The cryptocurrency crowd has wasted no time in dancing on the grave of China’s "FUD” (internet speak for fear, uncertainty and doubt). Last week’s move by the People’s Bank of China to ban crypto transactions and mining dented the prices of Bitcoin, Ethereum and other digital currencies, but they’ve largely rebounded.

The bulls reckon the latest attempt by Beijing to crack down on crypto — the seventh, by research firm Fundstrat’s calculations — will fail to throttle an asset that bypasses borders and banking systems. They also hope that what seems "bad” for crypto will prove to be "good.” Advocates are using China’s ban as ammunition to promote an opportunity for America: It can lead the way for a more permissive approach to crypto.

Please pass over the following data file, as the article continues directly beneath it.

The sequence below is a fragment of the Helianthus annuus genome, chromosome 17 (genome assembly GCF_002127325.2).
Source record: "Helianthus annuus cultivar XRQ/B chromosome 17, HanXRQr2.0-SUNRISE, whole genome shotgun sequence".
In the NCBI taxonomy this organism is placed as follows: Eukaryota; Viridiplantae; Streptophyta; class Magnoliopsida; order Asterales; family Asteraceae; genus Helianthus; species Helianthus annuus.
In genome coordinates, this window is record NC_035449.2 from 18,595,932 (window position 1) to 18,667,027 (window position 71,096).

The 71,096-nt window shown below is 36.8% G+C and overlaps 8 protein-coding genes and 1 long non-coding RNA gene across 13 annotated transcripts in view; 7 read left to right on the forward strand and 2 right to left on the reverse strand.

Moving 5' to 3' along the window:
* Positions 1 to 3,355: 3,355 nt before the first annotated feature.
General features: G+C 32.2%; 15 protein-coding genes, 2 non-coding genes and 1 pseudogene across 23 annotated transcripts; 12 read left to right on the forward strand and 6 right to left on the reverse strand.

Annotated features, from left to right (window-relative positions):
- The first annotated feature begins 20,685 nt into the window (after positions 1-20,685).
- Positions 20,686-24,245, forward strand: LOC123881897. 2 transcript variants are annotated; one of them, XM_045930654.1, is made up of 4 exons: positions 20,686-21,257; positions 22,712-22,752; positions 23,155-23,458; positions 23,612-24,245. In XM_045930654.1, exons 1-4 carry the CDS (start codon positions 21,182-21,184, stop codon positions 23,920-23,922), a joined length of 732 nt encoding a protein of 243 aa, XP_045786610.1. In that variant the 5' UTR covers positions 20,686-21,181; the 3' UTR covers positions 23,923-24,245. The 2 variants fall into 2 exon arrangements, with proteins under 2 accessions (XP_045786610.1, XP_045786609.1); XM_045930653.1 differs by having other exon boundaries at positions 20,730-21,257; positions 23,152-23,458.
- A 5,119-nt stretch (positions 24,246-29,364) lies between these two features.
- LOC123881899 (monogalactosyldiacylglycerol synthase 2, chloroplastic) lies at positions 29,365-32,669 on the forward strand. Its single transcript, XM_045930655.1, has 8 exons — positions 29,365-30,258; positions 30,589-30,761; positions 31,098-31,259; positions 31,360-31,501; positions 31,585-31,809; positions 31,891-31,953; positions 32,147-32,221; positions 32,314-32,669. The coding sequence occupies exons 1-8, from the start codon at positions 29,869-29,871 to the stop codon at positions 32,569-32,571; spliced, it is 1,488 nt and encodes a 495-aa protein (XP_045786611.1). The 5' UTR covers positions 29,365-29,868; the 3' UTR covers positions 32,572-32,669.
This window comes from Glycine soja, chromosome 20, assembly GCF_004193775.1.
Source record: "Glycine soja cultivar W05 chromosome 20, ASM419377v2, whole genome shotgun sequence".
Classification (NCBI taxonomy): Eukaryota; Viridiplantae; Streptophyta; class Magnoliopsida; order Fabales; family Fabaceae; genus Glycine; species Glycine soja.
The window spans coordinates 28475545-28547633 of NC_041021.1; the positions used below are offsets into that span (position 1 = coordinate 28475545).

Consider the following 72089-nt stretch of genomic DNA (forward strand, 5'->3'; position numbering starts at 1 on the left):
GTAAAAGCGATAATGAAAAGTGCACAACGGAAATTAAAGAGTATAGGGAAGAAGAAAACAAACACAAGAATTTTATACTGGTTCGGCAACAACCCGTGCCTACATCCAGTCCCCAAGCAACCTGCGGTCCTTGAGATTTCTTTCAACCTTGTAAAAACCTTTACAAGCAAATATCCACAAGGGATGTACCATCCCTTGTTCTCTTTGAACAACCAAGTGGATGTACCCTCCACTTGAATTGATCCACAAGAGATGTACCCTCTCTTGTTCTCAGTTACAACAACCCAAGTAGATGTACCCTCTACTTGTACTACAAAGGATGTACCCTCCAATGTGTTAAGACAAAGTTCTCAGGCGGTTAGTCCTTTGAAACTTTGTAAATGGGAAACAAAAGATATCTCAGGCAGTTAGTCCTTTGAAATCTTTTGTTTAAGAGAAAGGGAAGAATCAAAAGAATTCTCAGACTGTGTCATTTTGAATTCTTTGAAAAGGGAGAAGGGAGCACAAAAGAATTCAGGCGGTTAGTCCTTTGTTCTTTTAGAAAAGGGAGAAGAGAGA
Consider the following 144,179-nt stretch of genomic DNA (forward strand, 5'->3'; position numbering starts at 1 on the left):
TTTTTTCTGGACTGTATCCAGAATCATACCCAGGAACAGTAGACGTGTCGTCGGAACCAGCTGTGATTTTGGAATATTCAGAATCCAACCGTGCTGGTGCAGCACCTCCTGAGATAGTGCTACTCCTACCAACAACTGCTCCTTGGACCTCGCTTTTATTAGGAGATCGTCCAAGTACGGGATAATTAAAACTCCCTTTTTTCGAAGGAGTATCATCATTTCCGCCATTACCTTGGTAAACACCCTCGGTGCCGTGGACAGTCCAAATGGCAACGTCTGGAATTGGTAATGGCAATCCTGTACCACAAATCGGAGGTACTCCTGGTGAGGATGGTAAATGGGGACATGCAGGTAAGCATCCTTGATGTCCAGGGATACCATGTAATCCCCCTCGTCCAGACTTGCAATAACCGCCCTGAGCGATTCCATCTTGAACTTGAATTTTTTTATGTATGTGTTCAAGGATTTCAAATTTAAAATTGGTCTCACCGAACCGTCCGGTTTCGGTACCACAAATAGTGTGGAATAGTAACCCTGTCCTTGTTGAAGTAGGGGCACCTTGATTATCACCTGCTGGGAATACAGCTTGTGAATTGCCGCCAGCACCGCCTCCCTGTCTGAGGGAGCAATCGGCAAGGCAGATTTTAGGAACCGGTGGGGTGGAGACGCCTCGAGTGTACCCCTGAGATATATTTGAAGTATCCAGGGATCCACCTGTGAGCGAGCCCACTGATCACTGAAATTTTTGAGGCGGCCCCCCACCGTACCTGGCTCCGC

This looks like the kind of warped logic that paints Bitcoin mining as a "green” form of energy use, even as it breathes new life into aging fossil-fuel power plants. What’s bad for crypto sometimes really is just bad.